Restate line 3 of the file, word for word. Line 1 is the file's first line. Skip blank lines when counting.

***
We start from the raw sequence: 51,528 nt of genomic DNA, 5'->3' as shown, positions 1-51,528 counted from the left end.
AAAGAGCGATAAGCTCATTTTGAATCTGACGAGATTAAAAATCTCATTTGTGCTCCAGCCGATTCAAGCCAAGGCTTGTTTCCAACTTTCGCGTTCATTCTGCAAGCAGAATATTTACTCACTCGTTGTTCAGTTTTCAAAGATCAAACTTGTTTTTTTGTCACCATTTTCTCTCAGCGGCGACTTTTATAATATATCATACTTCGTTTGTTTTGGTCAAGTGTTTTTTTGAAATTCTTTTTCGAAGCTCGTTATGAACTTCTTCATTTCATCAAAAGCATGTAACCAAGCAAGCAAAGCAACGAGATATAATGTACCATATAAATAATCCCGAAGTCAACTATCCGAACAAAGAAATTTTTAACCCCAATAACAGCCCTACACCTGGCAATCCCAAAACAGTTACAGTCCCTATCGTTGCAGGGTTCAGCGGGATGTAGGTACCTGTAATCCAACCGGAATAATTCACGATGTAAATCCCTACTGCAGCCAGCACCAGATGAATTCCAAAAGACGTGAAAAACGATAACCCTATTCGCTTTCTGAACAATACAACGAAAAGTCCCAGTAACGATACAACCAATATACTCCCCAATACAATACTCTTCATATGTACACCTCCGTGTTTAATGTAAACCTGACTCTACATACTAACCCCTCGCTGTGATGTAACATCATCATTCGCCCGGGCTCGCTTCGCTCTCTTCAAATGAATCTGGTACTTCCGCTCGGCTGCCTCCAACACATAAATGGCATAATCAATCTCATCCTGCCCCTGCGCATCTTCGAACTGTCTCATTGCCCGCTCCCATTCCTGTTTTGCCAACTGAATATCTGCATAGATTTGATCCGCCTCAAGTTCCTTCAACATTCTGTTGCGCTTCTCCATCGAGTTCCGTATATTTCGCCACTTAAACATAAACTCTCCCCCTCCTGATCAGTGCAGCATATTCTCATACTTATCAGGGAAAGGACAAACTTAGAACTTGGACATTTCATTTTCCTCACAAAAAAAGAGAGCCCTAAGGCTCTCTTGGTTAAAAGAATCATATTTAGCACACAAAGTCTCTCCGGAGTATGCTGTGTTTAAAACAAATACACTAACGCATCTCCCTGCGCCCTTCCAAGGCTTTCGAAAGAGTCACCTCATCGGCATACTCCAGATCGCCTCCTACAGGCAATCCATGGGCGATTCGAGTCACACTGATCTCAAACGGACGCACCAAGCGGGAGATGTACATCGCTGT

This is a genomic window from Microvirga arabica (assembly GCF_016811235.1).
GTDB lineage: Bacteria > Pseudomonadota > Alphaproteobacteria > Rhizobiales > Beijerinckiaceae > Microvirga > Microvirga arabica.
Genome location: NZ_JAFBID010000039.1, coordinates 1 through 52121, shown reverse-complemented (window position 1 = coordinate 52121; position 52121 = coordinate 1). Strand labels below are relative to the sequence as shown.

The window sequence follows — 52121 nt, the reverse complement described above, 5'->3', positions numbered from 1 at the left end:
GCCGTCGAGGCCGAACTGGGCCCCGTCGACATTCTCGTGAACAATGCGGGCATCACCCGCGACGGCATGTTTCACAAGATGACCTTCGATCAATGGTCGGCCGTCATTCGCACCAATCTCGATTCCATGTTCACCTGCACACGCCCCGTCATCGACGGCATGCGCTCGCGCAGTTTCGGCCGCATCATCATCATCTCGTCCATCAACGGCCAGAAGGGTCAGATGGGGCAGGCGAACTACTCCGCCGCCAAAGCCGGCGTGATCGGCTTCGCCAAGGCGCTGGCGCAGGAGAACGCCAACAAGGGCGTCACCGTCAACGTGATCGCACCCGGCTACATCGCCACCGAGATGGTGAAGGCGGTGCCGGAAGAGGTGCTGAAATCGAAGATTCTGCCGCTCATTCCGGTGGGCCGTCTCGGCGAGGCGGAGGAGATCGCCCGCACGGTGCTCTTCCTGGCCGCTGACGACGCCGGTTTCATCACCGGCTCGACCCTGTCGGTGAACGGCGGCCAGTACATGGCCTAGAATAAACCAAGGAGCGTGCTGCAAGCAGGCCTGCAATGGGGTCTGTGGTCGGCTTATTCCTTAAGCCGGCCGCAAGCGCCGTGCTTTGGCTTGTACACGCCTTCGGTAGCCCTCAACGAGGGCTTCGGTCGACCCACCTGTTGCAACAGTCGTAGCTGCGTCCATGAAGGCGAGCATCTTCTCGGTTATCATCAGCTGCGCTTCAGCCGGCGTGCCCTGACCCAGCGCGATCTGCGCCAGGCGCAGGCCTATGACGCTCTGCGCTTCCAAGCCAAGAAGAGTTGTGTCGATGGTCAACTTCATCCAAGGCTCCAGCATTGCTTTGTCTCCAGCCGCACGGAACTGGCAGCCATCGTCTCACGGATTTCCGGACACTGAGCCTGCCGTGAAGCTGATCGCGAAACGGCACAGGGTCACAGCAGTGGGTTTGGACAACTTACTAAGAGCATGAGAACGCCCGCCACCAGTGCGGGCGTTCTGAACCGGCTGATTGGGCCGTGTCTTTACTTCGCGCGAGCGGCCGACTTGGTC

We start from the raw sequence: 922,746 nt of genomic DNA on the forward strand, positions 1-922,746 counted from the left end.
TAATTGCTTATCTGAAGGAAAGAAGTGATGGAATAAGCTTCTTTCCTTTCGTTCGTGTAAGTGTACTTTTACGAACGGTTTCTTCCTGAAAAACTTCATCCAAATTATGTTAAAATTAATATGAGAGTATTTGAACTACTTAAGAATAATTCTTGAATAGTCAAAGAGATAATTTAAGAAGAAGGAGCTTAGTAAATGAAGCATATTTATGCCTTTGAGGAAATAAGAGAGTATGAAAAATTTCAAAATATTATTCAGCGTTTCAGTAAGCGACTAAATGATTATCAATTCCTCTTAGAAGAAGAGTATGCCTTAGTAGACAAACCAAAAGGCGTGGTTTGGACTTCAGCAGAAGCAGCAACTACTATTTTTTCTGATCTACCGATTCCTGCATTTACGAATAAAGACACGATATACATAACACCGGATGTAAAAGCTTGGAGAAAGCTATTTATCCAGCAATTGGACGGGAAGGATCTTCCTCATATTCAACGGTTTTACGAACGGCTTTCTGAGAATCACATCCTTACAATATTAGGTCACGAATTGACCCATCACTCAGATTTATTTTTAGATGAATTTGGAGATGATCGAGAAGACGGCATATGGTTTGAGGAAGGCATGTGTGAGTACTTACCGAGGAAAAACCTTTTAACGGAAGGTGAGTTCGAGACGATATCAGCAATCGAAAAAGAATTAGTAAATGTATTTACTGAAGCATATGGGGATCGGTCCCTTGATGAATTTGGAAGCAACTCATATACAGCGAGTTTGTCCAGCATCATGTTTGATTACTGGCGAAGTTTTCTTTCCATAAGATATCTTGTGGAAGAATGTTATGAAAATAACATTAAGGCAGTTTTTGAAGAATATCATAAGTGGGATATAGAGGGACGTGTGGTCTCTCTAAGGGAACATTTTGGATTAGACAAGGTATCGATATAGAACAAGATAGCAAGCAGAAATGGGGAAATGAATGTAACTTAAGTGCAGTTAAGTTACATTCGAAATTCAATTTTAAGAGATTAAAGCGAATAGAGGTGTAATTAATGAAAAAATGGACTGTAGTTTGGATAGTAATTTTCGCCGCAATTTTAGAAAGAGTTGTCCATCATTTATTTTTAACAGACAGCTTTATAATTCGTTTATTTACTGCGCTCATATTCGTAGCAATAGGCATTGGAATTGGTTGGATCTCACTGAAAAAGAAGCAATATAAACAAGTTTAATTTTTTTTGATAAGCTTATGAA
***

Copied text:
This is a genomic window from Microvirga arabica (assembly GCF_016811235.1).